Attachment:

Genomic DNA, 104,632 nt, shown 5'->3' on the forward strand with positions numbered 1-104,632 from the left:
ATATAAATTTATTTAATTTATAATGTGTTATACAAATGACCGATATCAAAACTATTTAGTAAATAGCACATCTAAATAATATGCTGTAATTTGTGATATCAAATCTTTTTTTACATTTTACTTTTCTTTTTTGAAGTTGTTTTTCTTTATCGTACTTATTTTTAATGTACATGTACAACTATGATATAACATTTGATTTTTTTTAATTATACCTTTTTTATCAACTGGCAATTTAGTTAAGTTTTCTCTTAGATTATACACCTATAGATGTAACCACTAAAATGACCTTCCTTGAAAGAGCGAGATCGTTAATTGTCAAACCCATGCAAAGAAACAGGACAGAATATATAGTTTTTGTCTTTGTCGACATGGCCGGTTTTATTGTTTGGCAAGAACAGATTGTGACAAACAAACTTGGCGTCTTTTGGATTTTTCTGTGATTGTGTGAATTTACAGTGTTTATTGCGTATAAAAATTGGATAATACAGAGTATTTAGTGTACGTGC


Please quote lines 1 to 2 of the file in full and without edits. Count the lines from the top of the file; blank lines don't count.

Genomic DNA, 104,632 nt, shown 5'->3' on the forward strand with positions numbered 1-104,632 from the left:
ATATAAATTTATTTAATTTATAATGTGTTATACAAATGACCGATATCAAAACTATTTAGTAAATAGCACATCTAAATAATATGCTGTAATTTGTGATATCAAATCTTTTTTTACATTTTACTTTTCTTTTTTGAAGTTGTTTTTCTTTATCGTACTTATTTTTAATGTACATGTACAACTATGATATAACATTTGATTTTTTTTAATTATACCTTTTTTATCAACTGGCAATTTAGTTAAGTTTTCTCTTAGATTATACACCTATAGATGTAACCACTAAAATGACCTTCCTTGAAAGAGCGAGATCGTTAATTGTCAAACCCATGCAAAGAAACAGGACAGAATATATAGTTTTTGTCTTTGTCGACATGGCCGGTTTTATTGTTTGGCAAGAACAGATTGTGACAAACAAACTTGGCGTCTTTTGGATTTTTCTGTGATTGTGTGAATTTACAGTGTTTATTGCGTATAAAAATTGGATAATACAGAGTATTTAGTGTACGTGC